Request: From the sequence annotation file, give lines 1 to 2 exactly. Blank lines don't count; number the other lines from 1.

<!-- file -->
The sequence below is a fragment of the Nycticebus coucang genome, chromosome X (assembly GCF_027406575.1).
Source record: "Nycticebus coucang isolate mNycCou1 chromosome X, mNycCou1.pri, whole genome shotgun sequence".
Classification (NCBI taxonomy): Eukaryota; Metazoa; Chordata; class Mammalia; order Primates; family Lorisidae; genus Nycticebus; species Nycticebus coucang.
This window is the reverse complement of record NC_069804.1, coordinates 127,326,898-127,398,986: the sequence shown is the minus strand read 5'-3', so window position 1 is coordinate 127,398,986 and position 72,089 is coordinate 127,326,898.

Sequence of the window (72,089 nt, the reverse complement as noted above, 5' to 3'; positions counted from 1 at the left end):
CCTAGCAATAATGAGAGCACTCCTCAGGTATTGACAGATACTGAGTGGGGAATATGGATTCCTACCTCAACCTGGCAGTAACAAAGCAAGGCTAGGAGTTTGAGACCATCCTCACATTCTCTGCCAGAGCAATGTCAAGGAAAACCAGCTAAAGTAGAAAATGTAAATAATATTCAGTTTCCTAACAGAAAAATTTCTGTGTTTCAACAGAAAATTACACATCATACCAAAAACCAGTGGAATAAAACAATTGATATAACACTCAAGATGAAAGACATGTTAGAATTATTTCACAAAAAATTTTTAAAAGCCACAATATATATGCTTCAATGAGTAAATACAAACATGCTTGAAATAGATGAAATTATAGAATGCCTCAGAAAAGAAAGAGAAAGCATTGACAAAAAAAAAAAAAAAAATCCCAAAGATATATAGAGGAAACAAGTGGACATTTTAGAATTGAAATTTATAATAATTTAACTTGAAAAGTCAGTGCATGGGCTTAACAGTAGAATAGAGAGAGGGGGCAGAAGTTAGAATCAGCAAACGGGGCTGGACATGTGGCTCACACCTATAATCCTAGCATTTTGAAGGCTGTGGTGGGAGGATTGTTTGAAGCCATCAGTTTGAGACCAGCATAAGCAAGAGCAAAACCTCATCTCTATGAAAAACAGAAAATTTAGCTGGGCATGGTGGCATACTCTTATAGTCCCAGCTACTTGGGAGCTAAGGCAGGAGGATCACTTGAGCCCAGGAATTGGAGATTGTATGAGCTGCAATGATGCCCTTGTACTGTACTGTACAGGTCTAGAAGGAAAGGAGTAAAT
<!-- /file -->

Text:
The sequence below is a fragment of the Nycticebus coucang genome, chromosome X (assembly GCF_027406575.1).
Source record: "Nycticebus coucang isolate mNycCou1 chromosome X, mNycCou1.pri, whole genome shotgun sequence".